All cells were maintained in RPMI 1640 media with 2 mM L-glutamine, 50 U/ml penicillin, 50 mg/ml streptomycin, and 10% fetal bovine serum, at 30°C and 5% CO2. 5-aza-2'-deoxycytidine (5-aza-dC) was purchased from Sigma (St. Louis, MO) and zebularine [1-(β-D-ribofuranosyl)-1,2-dihydropyrimidin-2-one] was a kind gift from Dr. Victor Marquez (Developmental Therapeutics Program, National Cancer Institute, Frederick, MD). A2780 ovarian cancer cells were obtained from ATCC (Manassas, VA), restriction enzymes from New England Biolabs (Beverly, MA), and cell culture reagents from Invitrogen (Carlsbad, CA). Using serial dilution cell seeding, a single clone of the cisplatin-sensitive, epithelial ovarian cancer cell line A2780 was cultured for multiple cycles ("treatment rounds") with incrementally increasing doses of cis-diamminedichloroplatinum(II) dichloride (CDDP, cisplatin) (Sigma). 5-aza-dC or zebularine treatment was performed after cell seeding for 48 hours prior to cisplatin treatment . MTT assays were used to determine both GI50 values and growth curves of the cells, as we have described previously . Briefly, 96-well dishes were plated with 2,000 cells per well one day before cisplatin treatment. The next day, cells were treated with various dosages of cisplatin (0.5 μM to 100 μM) for three hours and allowed to recover for three days. Following drug treatments, total viable cell numbers were determined by 4-hr treatments with 3-(4.5-dimethylthiazol-2-yl)-2.5-diphenyl tetrazolium bromide (MTT) assay, with cell viability (as determined by MTT metabolism to formazan) determined by measuring absorbance at 600 nm using a Bio-Tek (Winooski, VT) microplate spectrophotometer. Dose-response curves were then generated and 50% growth inhibitory (GI50) dose values determined by Microsoft Excel or Prism 4.0 (GraphPad Software, San Diego, CA), using sigmoidal dose (variable slope) curve fitting, as we have described previously [31, 32].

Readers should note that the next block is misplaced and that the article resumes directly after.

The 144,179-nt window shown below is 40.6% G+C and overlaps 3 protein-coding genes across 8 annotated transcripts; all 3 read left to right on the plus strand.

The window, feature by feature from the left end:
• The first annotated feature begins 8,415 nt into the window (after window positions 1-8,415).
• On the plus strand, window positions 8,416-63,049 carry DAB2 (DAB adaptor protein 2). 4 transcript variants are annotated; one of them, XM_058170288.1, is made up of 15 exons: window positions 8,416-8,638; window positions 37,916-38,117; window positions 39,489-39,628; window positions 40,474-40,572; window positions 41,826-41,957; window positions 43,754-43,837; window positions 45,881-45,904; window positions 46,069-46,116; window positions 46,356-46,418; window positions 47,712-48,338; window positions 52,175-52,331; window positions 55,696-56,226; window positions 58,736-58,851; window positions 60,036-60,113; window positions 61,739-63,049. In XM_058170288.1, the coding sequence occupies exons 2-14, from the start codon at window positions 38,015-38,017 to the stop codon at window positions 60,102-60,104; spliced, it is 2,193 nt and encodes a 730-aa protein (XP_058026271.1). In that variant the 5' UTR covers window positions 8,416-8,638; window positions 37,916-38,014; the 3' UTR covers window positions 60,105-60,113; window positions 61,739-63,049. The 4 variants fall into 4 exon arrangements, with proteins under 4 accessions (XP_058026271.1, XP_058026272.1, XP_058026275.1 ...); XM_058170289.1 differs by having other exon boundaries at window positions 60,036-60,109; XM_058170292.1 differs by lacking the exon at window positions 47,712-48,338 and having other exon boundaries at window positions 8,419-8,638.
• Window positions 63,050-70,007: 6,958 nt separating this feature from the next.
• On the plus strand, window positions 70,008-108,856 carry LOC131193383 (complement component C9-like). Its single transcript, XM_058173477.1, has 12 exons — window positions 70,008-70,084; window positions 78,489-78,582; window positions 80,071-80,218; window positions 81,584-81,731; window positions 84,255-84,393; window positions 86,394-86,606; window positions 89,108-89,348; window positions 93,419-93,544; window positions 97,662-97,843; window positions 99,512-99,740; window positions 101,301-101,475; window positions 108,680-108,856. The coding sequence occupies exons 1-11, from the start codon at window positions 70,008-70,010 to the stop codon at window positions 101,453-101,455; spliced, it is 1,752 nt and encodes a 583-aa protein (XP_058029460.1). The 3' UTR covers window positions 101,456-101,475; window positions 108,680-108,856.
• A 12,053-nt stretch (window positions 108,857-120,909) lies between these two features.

Differential methylation hybridization and data processing